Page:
Conifers


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Noble Fir
Giant Redwood
Coast Redwood
Monterey Cypress
Lawson's Cypress
Umbrella Pine
Oriental Spruce
Eastern Hemlock
Japanese Red Cedar (2).jpg
Western Red Cedar
Leylandii
Tiger Tail Spruce
Dunkeld Larch
Leylandii
Western Himalayan Pine
Swamp Cypress & Dawn Redwood
Western Hemlock
Larch
Chinese Fir
Norway Spruce
Big Cone Douglas Fir
Montezuma Pine
Brewers Spruce
Incense Cedar
Taiwania
Spanish Fir
Giant Redwood
Bhutan Pine
Norway Spruce
Chinese fir
Lawson Cypress
Dawn Cedar
Lots of cones
Sitka Spruce
Maritime Pine
Monterey Pine
Jeza Spruce
Douglas Fir
Carolina Hemlock
Sitka Spruce
Sequoia
Juniper
Cedar of Lebanon
Japanese Red Cedar
Jeffrey Pine
Juniper
Scots Pine
Nootka
Corsican Pine
Incense Cedar
Deodar Cedar
Japanese Douglas Fir
Patagonian Cypress
Thuja
Sequoia
Oriental Pine
Stone Pine
Western Hemlock
Noble Fir
Giant Redwood
Coast Redwood
Monterey Cypress
Lawson's Cypress
Umbrella Pine
Oriental Spruce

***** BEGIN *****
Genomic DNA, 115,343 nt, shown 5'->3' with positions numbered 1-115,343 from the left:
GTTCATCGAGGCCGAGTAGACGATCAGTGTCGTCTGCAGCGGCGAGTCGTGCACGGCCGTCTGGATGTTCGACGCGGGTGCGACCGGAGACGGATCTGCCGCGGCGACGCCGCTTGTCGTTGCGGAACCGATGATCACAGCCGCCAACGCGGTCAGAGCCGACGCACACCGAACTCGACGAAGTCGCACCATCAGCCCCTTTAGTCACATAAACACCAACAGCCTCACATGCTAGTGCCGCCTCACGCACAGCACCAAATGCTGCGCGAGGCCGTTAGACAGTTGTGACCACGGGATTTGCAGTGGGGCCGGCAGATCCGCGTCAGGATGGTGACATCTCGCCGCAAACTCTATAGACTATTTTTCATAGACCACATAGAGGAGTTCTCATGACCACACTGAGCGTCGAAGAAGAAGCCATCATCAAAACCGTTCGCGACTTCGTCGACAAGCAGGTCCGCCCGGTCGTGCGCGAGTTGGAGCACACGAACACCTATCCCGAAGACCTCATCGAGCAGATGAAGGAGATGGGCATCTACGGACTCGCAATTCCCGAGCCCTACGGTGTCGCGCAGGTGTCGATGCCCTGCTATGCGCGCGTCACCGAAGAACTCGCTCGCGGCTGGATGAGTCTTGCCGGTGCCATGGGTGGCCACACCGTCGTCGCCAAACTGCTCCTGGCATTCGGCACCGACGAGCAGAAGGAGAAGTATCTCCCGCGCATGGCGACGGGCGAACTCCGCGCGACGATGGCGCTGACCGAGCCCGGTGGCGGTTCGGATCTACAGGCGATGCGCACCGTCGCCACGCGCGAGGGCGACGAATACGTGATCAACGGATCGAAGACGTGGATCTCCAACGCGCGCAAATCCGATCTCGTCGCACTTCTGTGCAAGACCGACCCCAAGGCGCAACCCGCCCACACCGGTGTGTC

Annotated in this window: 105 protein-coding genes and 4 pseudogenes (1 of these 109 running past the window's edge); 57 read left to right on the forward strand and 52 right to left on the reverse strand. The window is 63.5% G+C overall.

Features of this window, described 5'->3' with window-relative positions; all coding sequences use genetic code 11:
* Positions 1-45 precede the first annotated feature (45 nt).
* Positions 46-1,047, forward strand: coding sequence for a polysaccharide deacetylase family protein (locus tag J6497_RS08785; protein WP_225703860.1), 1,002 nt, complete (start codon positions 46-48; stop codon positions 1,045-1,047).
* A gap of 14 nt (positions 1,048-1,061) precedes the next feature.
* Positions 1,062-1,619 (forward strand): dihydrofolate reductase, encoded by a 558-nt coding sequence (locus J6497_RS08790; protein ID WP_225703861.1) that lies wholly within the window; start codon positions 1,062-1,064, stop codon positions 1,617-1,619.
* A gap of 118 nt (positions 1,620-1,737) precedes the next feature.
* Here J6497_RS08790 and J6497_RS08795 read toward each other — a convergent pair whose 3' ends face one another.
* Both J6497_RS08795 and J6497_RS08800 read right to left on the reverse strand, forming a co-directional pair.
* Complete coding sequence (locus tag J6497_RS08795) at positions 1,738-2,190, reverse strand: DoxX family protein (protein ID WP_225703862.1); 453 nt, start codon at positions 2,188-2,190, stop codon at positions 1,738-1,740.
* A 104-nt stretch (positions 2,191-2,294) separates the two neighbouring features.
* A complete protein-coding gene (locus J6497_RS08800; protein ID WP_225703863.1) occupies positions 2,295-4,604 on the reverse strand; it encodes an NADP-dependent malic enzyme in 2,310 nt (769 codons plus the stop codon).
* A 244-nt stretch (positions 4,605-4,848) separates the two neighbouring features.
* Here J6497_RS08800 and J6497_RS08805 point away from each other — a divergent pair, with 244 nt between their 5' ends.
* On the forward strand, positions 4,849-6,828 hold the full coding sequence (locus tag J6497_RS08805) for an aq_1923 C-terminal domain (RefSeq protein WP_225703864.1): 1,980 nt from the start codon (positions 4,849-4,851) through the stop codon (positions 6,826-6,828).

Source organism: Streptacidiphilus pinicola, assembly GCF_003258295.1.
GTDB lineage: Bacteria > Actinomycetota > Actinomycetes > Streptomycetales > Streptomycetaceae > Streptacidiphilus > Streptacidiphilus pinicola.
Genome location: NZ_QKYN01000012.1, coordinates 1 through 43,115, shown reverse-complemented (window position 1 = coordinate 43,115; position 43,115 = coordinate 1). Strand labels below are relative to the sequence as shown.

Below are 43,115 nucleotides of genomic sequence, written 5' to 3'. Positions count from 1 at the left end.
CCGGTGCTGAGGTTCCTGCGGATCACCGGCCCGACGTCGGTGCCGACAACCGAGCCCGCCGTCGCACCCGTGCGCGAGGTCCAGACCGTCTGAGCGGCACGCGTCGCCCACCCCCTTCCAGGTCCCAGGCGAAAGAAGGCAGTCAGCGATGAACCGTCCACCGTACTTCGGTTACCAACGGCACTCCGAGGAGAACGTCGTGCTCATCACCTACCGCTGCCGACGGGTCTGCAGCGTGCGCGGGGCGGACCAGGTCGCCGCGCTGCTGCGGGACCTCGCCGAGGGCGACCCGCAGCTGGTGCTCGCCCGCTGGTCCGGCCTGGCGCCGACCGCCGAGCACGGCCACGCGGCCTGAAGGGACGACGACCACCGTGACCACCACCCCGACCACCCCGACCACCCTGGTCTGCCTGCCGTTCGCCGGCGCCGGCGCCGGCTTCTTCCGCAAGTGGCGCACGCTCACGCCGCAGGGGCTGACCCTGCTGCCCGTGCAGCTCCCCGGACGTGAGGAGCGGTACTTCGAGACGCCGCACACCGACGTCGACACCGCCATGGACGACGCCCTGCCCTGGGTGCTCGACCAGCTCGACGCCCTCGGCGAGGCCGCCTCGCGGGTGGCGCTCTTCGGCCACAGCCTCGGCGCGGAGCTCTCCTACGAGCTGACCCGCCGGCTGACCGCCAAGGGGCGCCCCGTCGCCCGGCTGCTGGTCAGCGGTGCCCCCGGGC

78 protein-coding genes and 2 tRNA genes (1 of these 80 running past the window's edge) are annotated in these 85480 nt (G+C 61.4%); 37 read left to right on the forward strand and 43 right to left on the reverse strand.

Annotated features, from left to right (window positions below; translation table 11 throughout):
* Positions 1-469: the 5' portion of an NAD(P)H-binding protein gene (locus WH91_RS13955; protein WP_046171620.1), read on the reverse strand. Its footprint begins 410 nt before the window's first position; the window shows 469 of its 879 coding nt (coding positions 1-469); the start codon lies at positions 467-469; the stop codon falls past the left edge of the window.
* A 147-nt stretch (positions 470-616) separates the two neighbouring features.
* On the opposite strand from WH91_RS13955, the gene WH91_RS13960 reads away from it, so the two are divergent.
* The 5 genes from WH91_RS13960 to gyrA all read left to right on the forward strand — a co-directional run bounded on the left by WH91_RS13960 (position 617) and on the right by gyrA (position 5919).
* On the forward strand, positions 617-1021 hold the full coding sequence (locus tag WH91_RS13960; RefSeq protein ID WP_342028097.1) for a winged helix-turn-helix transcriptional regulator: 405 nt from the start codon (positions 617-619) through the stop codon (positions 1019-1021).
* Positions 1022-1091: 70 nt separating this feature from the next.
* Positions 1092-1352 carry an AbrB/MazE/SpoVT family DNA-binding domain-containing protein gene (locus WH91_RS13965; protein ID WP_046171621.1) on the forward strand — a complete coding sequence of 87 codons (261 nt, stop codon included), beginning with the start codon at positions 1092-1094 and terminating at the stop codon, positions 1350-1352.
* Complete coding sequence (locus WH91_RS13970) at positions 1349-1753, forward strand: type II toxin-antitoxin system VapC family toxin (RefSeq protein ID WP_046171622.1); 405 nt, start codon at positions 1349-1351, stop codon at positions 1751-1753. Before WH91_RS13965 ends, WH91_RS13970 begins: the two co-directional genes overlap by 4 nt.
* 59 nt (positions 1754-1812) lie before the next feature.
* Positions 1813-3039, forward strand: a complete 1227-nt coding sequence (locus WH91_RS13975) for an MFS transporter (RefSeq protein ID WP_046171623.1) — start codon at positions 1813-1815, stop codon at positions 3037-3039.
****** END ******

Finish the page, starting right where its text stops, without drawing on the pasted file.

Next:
Eastern Hemlock
Japanese Red Cedar (2).jpg
Western Red Cedar
Leylandii
Tiger Tail Spruce
Dunkeld Larch
Leylandii
Western Himalayan Pine
Swamp Cypress & Dawn Redwood

Conifers

We’ve always been lovers of traditional broadleaf woodland.  Most of the conifers we encountered were in plantations, where they’d been planted to produce timber in a short time frame.  Conifer plantations can seem sterile compared to a broadleaf woodland, with the floor devoid of anything other than needles and the odd wood ant colony.  Often trees fall over because they have a shallow root system.  Still, they can be a useful resource for our bushcraft (although we don’t have any in our ancient woodland), and make shelter building straightforward as well as firewood collection easy, but overall, we prefer broadleaf.

After a visit to Bedgebury Pinetum a few years back, and seeing conifers left to grow as they would in the wild, we changed our minds a little about them.  Some of the trees were stunning and looked nothing like their cousins in a plantation, for example the western hemlock was nothing like the ones we were familiar with from plantations such as Clowes Wood.  If you’re into facts and figures, conifers provide the record breakers as far as trees are concerned – the tallest, widest, heaviest, oldest trees are all species of conifer.

You can find loads of photos of our ancient broadleaf woodland, and of our courses, on our Facebook page.